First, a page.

15 Mar 2016

Reflections on a spinning play dough roller

No Comments Play, Reflections, Toddlers

Today I watched a toddler spin things.

For many Early Childhood Educators (and parents as well) this is just another Tuesday. However, watching this toddler spin things was a much needed reminder for me today. It was a reminder of why I became an Early Childhood Educator, because while I only spent five minutes or so watching this toddler spin a few objects on a tiled floor, I could have watched him for much longer. Technically, I wasn’t there to be watching the toddler at all, I was visiting this particular program to observe my ECE student as she interacted with the toddlers. Yet, I found myself fascinated by this toddler’s interest in spinning.

First he spun a bright plastic gear on the floor, looking up at me and smiling. He did this a few more times, clapping once he set the gear spinning. He brought over a textured wooden roller, which he spun next to the plastic gear. The roller stopped spinning around the same time as he got the gear to spin and he seemed to contemplate this for a moment, looking back and forth between the two. He then set both objects spinning again, this time one right after the other and smiled as he looked back and forth between the two, watching them spin together. A few minutes later these objects were set aside, and the toddler brought a much larger black plastic “wagon” wheel which he spun on the tile. It wobbled quite differently than the other objects. He moved it to several different spots on the tile, from the middle of a tile, and then over the spaces between the tiles.

The educator shared with me that this child had always shown an interest in spinning objects, ever since he had been in the infant program. Based on the way that he explored this idea of “spinning” over the short time I had been observed him, I was not in the least bit surprised. His fascination was infectious, and I was completely drawn in. I felt like I could almost see his thought process as he explored the different ways the materials spun, between their sizes and shapes, which spun longer, which wobbled more. I found that I was asking myself questions, just as he was exploring his own questions- how wouldĀ the wheel spin different in the spaces between the tiles?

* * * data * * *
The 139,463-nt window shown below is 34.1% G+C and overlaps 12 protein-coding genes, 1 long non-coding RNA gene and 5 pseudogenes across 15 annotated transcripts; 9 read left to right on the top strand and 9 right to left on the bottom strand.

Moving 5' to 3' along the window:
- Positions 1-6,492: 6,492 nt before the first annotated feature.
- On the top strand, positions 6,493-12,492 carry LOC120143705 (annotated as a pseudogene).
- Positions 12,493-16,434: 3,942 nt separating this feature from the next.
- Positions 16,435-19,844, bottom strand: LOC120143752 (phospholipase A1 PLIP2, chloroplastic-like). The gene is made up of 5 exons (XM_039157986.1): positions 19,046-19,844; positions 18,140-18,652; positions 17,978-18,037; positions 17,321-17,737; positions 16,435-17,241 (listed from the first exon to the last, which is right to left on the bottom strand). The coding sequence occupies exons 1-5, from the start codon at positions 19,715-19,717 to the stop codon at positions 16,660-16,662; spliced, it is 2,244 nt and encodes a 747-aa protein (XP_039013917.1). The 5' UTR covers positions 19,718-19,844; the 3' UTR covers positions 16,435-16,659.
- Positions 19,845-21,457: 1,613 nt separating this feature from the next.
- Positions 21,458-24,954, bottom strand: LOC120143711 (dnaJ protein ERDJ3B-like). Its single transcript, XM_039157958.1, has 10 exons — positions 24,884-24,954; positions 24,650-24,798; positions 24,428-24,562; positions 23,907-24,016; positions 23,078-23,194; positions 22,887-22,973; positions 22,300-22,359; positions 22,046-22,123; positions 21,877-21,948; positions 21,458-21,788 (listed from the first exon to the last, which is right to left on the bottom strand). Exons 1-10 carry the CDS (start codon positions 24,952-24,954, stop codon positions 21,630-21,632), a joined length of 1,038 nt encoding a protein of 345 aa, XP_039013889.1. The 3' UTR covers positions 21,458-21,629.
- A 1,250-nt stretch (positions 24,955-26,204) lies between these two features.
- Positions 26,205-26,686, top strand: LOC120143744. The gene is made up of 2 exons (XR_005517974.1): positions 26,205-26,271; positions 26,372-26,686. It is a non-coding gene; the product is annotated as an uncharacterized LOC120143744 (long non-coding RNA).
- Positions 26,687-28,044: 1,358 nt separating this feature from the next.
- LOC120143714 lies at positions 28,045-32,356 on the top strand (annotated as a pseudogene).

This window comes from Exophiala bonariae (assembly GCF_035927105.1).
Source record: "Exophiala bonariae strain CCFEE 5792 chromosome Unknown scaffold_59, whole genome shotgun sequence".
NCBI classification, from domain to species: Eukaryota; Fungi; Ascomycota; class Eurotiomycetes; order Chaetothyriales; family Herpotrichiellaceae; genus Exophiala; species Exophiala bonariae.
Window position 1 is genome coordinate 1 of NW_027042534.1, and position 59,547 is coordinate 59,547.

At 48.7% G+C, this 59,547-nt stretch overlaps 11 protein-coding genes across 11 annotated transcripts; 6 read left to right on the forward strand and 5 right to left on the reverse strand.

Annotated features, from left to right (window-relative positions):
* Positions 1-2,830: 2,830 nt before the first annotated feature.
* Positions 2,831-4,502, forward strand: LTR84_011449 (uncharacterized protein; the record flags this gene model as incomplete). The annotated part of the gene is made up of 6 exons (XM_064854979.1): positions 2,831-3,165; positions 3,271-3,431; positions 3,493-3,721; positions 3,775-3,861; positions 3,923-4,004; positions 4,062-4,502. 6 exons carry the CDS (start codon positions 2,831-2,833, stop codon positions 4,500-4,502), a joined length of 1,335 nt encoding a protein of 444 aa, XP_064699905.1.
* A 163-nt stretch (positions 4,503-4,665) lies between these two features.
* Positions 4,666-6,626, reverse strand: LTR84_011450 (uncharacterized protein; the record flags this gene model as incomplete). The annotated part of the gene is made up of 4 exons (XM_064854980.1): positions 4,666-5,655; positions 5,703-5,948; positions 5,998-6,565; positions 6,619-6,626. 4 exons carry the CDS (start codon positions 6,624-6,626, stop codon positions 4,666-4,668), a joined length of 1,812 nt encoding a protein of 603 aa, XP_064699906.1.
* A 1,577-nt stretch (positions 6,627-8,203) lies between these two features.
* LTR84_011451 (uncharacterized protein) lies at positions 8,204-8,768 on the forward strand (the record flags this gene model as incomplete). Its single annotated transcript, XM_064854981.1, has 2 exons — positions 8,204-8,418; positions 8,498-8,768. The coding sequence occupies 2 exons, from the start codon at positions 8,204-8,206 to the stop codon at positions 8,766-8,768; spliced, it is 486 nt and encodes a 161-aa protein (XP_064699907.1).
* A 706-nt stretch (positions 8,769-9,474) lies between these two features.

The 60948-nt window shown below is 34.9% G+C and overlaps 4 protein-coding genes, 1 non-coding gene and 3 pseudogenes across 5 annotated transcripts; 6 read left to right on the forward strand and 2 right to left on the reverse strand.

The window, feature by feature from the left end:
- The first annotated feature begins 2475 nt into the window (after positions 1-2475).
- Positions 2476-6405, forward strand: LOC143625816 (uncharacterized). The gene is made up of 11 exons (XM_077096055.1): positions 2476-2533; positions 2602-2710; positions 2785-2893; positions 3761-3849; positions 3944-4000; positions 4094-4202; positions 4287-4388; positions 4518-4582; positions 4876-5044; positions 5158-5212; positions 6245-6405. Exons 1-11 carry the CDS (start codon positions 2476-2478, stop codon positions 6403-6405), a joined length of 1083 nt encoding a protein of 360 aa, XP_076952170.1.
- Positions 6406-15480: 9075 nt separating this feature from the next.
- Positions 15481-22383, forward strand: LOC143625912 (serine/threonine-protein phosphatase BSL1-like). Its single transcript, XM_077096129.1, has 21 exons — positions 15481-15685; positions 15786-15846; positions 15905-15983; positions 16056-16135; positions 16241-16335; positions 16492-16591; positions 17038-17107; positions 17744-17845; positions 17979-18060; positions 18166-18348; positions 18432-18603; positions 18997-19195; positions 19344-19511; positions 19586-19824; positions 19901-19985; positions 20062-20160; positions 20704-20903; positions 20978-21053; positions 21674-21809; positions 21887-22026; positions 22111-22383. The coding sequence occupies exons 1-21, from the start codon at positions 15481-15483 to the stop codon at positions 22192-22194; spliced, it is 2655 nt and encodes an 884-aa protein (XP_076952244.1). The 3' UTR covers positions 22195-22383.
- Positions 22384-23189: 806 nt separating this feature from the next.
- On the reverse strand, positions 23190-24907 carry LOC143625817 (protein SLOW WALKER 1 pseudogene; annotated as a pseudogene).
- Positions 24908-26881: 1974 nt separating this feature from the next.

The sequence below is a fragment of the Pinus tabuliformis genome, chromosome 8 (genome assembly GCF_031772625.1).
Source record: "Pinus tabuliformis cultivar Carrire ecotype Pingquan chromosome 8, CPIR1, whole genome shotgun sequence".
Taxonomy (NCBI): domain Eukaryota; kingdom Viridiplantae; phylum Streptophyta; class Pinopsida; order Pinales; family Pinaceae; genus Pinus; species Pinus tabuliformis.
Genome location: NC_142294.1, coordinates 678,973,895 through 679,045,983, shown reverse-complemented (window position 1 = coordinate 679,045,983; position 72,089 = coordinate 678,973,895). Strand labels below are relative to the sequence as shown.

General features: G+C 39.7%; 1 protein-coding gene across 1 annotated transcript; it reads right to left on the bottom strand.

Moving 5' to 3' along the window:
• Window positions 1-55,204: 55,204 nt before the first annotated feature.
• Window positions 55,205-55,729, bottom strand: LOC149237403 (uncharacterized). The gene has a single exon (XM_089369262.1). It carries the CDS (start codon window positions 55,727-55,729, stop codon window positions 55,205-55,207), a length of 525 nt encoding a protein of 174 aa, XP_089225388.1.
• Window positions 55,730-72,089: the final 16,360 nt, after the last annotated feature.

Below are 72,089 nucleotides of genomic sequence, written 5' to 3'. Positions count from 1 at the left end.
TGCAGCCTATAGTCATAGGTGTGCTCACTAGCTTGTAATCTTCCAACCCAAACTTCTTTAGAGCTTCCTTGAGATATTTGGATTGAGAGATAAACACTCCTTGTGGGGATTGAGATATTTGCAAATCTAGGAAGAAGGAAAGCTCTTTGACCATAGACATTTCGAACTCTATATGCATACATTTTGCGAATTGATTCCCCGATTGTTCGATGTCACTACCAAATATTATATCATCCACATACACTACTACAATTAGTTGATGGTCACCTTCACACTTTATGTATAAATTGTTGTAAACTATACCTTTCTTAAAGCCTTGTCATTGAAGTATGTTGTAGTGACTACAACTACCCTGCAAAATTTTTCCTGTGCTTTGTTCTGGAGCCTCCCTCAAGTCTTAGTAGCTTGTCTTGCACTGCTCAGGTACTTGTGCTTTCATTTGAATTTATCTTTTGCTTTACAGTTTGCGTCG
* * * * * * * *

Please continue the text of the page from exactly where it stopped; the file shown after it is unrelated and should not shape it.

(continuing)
As he continued to explore, I left to meet with my student, and to head on to other appointments in the day, but I found myself strangely uplifted. Watching that toddler spin objects on the floor had reminded me of the reason why I got into this profession. I love learning. I am fascinated by play and exploration. I love those moments when I get to watch a child making connections through their free explorations. For me, this is what it’s all about.

26 Aug 2011

Race you to the potty: First one there wins?

1 Comment Parenting, Toddlers, Toilet Learning

There have been a number of articles which I have come across lately on the topic of toilet learning. As I’ve been reading and contemplating these articles, I thought that I would share some of my own thoughts and insights here.